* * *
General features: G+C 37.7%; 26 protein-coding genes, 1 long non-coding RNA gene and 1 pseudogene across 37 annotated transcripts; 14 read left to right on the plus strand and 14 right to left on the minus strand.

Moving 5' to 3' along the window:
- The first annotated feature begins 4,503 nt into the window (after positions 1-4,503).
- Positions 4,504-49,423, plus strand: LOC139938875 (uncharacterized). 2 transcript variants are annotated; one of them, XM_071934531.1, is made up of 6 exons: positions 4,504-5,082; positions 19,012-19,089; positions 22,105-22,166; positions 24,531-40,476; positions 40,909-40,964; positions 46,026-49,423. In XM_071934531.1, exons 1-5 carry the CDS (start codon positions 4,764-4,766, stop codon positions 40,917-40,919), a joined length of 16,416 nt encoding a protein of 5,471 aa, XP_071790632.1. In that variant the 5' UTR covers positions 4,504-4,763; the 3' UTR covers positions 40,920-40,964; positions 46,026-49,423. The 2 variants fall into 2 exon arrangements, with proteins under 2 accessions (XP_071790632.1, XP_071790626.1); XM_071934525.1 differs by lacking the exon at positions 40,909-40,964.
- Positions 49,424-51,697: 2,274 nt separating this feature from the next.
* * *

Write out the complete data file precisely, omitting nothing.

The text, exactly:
General features: G+C 37.7%; 26 protein-coding genes, 1 long non-coding RNA gene and 1 pseudogene across 37 annotated transcripts; 14 read left to right on the plus strand and 14 right to left on the minus strand.

Moving 5' to 3' along the window:
- The first annotated feature begins 4,503 nt into the window (after positions 1-4,503).
- Positions 4,504-49,423, plus strand: LOC139938875 (uncharacterized). 2 transcript variants are annotated; one of them, XM_071934531.1, is made up of 6 exons: positions 4,504-5,082; positions 19,012-19,089; positions 22,105-22,166; positions 24,531-40,476; positions 40,909-40,964; positions 46,026-49,423. In XM_071934531.1, exons 1-5 carry the CDS (start codon positions 4,764-4,766, stop codon positions 40,917-40,919), a joined length of 16,416 nt encoding a protein of 5,471 aa, XP_071790632.1. In that variant the 5' UTR covers positions 4,504-4,763; the 3' UTR covers positions 40,920-40,964; positions 46,026-49,423. The 2 variants fall into 2 exon arrangements, with proteins under 2 accessions (XP_071790632.1, XP_071790626.1); XM_071934525.1 differs by lacking the exon at positions 40,909-40,964.
- Positions 49,424-51,697: 2,274 nt separating this feature from the next.